Sunday, February 20, 2011

Lessons from Lazarus

I always joke about what I'm going to be when I grow up. What I want to be isn't the funny part, but the fact that I still don't feel like I've grown up yet. Absolutely, by the standard of chronology alone, I am an adult. But I still feel like there is so much in front of me. My favorite saying is that if you woke up breathing today, God has a plan for your life. I am in that cool place of being excited about the plan. I love that He continues to refine the vision He has given me.

I want to major in stone-work, with a minor in communications. To put this in less cryptic terms, we need to read a familiar account with fresh eyes. John 11 recounts the story of Lazarus, whom Jesus raised from the dead. Lazarus was dead; that is not in dispute. Four days had passed since he was bound in cloth strips and laid in the tomb. When Jesus arrived on the scene, the mourning was in full swing. The sisters, Mary and Martha, were upset with Jesus for not coming sooner, when His presence might have made a difference. His answer: I am the Resurrection.

Let's stop here and process for a minute. Lazarus was dead in a pretty basic use of the word: there was  no life in his body. But the Bible tells us in Ephesians 2:1 that we are dead as well,dead in our trespasses and sins,  before we allow the grace of God to enter our lives. It is a much less obvious form of death, but even more crucial, because it is harder to see, at least through our own eyes.

Jesus asked the women to take Him to the tomb where Lazarus was buried. Once there, He commanded the people to roll away the stone blocking the entrance. Jesus Christ, God made flesh, All-powerful, Who created everything in the earth, asked the people to roll away the stone. He could have done whatever He does to move and create things, exploded it into a thousand pieces, caused it to roll away itself, but He invited the people into His work. He allowed them to take part in the transformation of Lazarus from death to life. When the sisters saw what He was up to, they were skeptical. "Lord, He stinketh already" are the words recorded.

Ever been around someone so lost in their sin that they "stink"? I know I am guilty of seeing people as too far gone to be helped, including myself at one time. Based on scripture, though, we know that God does not want anyone lost. Is is possible that the stench of sin is what an invitation smells like? An invitation to share the light and the hope of Christ with someone?

When the stone was rolled away from the entrance of the tomb, Jesus called "Lazarus, come forth." It was the words of Jesus that held the power, not the act of rolling away the stone, but the people were still allowed to participate. Can you imagine what it was like to have been there that day? Telling your kids and grandkids, "I helped roll away the stone at the Lord's command, and then the dead man came walking out." Talk about falling on your face in worship! A front row seat to see God at work!

God has given us as believers a chance to take part in this very miracle. We are commanded, actually, to be stone-movers, to offer counsel, to speak the truth in love, to those who are dead in their sins. Picture yourself as a holy sledge hammer in the Hands of God, crushing the boulders of sin that are keeping people from life. We can take part in the miracle of the Lord's work of bringing those people who carry the smell of death into life. Just for clarification sake, I know that once we have accepted Christ as Savior we are no longer sentenced to death. But consider the next instruction given...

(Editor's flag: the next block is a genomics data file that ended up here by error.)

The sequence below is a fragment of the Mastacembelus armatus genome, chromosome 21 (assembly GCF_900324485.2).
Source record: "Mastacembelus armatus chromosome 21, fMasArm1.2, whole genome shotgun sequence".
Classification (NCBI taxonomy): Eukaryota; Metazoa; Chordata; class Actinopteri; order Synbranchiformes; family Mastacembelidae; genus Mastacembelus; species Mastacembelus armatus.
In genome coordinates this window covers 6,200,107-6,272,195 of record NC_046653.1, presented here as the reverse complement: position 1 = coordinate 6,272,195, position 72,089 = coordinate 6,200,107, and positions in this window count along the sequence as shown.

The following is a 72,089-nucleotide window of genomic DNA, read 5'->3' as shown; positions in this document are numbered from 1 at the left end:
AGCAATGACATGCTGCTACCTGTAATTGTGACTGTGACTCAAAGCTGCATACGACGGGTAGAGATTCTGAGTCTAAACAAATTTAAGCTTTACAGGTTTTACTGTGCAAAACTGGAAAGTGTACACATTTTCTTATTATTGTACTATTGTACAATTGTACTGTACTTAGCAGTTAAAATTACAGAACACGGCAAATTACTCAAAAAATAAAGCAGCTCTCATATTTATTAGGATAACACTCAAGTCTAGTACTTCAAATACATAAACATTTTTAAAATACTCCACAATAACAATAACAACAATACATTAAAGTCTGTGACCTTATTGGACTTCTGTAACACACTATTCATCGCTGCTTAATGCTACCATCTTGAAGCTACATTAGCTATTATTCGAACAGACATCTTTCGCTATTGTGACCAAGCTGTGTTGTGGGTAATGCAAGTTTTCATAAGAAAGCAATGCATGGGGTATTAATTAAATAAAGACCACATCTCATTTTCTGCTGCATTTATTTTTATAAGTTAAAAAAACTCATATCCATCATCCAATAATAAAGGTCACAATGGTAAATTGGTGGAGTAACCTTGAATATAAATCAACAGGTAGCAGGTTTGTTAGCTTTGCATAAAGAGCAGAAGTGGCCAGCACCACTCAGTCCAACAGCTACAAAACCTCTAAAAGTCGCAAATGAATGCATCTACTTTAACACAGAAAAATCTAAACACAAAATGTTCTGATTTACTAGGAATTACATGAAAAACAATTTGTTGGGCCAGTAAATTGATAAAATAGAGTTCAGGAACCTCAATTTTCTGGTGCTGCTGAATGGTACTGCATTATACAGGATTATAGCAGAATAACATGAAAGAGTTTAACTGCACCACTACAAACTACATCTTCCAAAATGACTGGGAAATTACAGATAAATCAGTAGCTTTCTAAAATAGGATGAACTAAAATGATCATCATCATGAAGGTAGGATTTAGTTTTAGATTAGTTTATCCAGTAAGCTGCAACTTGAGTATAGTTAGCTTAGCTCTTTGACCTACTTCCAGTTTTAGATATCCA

When Lazarus came out of the tomb, walking, he was still bound by the strips of cloth that embalmed him. The next thing Jesus commanded the people was to "Unbind him, and let him go." Do you know anyone who has accepted Christ, is saved, but still bound by their own trangression? Jesus used human hands to free Lazarus from his final restraint, which is our invitation and example to do the same.

One final thought, from the perspective of Lazarus. Can you see him, blinking and squinting against the light of day, after having been bound in a prison of darkness with no sight for four days? Ever been around a new believer, someone fresh from the pit, who can't seem to get enough of the Light? They are not seeing anything the rest of us aren't, but they are seeing the dazzling brilliance of Christ with a clarity I'm afraid we lose over time.

When I grow up, I want to be the hands that Jesus uses to roll away the stones of sin and shame that lock people in a tomb of death. I want to be the voice that gently leads them to the truth, that although the smell of death surrounds them, there is Power at work that is waiting to free them. I want to be a voice, heard with the ear or read with the eye, that will help unbind my spiritual sisters from the strips that hold them captive, even if they are not in the tomb of eternal death anymore. On my own, I know I have no power to do anything. But when we allow ourselves to be used of God, with whatever gift He has generously given, we are given the privilege, if not the responsibility, to be stone-workers, to help open the door to the Lord's working in the lives of others.

Give me eyes to see, Lord, the rocks clearly, that block the entrance to freedom, that I might help open the way to You. Give me ears to hear, Lord, Your command when it is time to roll away that stone. Give me a heart to trust, Lord, that Your timing is perfect, that You are the Resurrection, and in You, death has lost its sting.

1 comment:

  1. ahh, yes--to keep that which so quickly gets lost--seeing Christ as if for the first time. Being amazed by who He is and what He continually does...that is the cry of my heart as well. so well put--thanks!